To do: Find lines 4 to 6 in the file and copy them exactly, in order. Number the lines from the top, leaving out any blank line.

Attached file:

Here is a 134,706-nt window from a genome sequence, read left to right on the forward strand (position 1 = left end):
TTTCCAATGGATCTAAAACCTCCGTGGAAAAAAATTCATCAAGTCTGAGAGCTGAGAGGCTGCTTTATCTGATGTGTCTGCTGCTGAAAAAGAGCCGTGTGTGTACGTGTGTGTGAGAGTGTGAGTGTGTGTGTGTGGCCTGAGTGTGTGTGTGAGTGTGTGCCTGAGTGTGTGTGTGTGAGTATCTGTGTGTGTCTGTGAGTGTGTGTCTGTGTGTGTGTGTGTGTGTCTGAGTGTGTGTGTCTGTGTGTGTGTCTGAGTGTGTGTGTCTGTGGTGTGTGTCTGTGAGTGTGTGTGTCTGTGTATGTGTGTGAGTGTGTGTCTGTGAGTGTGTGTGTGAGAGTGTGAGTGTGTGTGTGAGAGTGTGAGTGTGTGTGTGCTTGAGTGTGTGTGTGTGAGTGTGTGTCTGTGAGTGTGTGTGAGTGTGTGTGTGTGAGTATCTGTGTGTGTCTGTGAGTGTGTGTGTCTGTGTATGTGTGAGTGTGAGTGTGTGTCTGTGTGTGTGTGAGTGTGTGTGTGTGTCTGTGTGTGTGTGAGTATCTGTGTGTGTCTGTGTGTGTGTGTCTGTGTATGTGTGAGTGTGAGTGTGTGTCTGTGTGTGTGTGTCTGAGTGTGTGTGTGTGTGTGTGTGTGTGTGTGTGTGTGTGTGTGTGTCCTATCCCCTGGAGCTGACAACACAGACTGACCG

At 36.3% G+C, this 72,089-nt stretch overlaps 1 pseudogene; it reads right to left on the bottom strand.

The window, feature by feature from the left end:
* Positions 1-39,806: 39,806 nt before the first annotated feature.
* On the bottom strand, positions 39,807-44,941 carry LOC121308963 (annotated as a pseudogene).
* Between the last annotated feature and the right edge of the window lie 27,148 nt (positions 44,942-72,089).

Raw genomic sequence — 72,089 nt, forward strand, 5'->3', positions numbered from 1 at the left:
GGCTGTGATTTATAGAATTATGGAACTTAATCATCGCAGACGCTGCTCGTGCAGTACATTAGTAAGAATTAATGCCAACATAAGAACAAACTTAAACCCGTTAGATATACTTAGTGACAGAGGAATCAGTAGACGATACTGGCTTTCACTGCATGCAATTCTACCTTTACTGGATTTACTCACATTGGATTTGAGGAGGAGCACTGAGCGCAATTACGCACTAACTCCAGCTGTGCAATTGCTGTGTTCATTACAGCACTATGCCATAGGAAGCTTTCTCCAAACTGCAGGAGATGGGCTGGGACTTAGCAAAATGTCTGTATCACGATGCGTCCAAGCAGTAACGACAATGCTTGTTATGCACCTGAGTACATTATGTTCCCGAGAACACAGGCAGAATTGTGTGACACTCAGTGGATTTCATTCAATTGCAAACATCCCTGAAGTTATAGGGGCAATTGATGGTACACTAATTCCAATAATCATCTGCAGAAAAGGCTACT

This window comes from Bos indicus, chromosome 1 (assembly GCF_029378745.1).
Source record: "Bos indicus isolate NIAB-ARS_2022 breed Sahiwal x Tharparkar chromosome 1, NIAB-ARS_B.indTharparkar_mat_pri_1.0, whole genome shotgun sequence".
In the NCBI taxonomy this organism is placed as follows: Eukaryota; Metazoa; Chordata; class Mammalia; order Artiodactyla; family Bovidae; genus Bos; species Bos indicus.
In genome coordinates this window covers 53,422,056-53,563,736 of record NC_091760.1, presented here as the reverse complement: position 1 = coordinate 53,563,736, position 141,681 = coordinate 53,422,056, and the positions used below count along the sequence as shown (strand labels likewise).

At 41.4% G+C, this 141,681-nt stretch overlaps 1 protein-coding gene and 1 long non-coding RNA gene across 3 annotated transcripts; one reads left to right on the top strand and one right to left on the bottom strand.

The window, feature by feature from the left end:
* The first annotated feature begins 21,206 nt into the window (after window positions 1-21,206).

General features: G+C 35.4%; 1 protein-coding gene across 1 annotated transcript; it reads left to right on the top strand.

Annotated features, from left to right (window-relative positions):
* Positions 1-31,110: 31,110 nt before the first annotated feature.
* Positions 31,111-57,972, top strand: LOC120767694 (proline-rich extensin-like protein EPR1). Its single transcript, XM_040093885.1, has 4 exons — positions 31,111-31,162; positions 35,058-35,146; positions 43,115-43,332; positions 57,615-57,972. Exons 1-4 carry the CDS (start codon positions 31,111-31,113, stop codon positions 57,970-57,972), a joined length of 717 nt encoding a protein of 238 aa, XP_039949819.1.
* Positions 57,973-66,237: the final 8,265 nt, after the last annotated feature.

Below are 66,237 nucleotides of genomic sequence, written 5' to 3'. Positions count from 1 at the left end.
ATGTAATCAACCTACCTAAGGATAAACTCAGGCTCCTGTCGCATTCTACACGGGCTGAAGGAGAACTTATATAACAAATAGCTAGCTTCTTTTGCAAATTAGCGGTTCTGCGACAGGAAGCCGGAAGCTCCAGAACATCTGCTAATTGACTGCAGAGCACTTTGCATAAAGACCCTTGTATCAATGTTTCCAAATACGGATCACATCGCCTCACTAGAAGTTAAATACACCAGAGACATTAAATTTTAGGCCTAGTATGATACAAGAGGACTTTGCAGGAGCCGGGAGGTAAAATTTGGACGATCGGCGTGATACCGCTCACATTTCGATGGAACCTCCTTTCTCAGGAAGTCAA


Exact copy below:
The window, feature by feature from the left end:
* Positions 1-39,806: 39,806 nt before the first annotated feature.
* On the bottom strand, positions 39,807-44,941 carry LOC121308963 (annotated as a pseudogene).